Systems Science Friday Noon Seminar Series



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Engineers who attempt to discover and optimize the behavior of complex biochemical systems face a dauntingly difficult task. This is especially true if the systems are governed by multiple qualitative and quantitative variables that have non-linear response functions and that interact synergistically. The synthetic biology community has responded to this difficulty by promoting the use of "standard biological parts" called "BioBricks", which are supposed to make biology into traditional engineering and enable engineers to "program living organisms in the same way a computer scientists can program a computer". But the BioBricks research program faces daunting hurdles, because the nonlinearity and synergy found throughout biochemical systems generates lots of unpredictable emergent properties. This talk describes an alternative vision of how to engineer complex biochemical systems, according to which we would refashion engineering to fit biology (rather than the other way around). The resulting method (termed "Predictive Design Technology" or PDT) is a robot- and computer-driven automatic and autonomous implementation of traditional Edisonian science. The PDT method is described and illustrated in application to a number of practical biochemical design tasks, including (2) optimizing combination drug therapies, (2) optimizing cargo capacity of liposomes that self-assemble from complex amphiphile mixtures, (3) optimizing the liposomal formulation of insoluble drugs, and (4) optimizing in vitro protein expression.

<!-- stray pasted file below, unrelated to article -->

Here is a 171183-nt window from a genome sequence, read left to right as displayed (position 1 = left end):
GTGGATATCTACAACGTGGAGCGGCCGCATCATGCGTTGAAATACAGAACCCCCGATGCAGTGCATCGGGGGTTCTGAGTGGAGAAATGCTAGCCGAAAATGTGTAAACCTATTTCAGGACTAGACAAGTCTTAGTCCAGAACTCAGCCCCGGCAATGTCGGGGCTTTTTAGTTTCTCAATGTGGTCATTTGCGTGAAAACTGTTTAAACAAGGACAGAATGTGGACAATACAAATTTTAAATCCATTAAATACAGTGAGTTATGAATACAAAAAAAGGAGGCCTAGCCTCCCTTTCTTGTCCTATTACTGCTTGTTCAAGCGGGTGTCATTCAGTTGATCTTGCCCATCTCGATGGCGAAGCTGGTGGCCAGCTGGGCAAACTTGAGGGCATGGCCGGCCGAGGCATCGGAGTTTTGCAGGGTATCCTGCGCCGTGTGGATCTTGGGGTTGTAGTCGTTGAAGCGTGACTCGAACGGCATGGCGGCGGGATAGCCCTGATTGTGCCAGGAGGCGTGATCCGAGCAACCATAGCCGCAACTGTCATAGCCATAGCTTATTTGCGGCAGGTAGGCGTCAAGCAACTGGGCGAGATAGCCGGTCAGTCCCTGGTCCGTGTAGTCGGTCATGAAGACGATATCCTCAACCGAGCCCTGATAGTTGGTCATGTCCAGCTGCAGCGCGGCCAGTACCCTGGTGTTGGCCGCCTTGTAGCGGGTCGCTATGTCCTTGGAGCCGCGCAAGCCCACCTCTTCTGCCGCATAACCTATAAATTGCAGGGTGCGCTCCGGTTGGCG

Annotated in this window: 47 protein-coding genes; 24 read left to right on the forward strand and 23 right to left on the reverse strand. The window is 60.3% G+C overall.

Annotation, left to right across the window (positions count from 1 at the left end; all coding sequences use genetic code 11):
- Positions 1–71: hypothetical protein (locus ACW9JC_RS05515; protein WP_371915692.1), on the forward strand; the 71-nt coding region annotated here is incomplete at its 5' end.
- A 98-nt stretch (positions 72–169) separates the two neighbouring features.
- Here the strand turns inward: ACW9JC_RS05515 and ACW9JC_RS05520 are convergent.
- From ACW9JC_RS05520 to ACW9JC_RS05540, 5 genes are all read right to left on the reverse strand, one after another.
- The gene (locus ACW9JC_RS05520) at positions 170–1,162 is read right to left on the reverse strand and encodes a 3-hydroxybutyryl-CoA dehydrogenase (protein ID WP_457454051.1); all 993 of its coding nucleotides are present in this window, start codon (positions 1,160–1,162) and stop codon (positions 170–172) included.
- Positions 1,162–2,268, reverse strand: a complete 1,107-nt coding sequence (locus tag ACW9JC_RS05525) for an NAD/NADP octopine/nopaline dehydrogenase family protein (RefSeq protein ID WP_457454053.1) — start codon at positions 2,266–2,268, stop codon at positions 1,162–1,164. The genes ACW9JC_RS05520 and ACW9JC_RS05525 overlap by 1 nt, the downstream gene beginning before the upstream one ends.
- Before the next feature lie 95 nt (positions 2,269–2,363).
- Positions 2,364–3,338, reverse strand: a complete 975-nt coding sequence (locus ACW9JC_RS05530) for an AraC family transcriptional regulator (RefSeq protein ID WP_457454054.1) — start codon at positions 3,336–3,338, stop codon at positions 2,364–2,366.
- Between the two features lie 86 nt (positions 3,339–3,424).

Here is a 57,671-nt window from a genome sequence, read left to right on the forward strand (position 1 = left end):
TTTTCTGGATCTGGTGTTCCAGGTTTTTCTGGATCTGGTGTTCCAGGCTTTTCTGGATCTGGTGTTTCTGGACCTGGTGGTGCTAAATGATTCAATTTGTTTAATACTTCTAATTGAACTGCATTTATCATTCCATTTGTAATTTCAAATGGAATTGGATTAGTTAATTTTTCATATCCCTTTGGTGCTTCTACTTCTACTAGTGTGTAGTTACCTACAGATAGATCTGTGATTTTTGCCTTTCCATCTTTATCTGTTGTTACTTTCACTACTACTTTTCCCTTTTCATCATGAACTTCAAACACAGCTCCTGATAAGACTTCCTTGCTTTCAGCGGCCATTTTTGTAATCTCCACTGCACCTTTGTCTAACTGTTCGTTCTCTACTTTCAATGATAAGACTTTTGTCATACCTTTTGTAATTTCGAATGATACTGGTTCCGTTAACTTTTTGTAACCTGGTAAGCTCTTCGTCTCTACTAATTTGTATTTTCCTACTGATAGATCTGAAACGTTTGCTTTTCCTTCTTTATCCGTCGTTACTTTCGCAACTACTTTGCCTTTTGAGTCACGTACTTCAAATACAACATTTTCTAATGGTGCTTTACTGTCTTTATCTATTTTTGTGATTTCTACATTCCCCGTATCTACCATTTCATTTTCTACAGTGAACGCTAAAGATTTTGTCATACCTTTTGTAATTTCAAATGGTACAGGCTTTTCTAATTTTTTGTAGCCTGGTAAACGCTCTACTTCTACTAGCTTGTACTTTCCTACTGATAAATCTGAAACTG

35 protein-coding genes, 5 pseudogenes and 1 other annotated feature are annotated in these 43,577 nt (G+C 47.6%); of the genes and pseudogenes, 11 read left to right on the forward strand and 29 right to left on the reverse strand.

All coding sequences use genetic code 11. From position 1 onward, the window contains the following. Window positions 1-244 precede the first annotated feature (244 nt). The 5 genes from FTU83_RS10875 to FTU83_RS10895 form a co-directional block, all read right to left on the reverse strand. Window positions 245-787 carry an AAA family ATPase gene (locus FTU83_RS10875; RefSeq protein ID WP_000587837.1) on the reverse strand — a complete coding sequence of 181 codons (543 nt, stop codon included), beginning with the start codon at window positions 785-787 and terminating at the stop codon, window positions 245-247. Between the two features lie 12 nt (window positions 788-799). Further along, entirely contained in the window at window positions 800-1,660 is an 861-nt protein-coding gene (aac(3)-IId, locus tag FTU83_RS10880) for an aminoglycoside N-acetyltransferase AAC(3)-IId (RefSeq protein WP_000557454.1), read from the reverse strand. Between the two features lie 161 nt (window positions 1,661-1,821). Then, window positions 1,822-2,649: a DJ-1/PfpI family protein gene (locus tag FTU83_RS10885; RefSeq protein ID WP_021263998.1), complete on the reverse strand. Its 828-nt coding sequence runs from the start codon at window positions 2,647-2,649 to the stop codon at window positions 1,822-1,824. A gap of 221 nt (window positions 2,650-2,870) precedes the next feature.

Biographical Information

Mark A. Bedau is Professor of Philosophy and Humanities at Reed College in Portland, Oregon, Co-Founder of the European Center for Living Technology (ECLT), Partner in the EU-funded Programmable Artificial Cell Evolution (PACE) program, Co-organizer of the Eleventh International Conference on the Simulation and Synthesis of Living Systems (Artificial Life XI), and Visiting Professor, Ph.D. Program in Life Sciences: Foundations and Ethics, European School of Molecular Medicine. He is the coeditor of Emergence: Contemporary Readings in Science and Philosophy and Protocells: Bridging Nonliving and Living Matter, both published by the MIT Press in 2008.


System theory, Chaotic behavior in systems -- Mathematical models, Bioengineering, Synthetic biology, Predictive control


Biological Engineering | Systems and Integrative Engineering

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Beyond Biobricks: Synthesizing Synergistic Biochemical Systems from the Bottom-up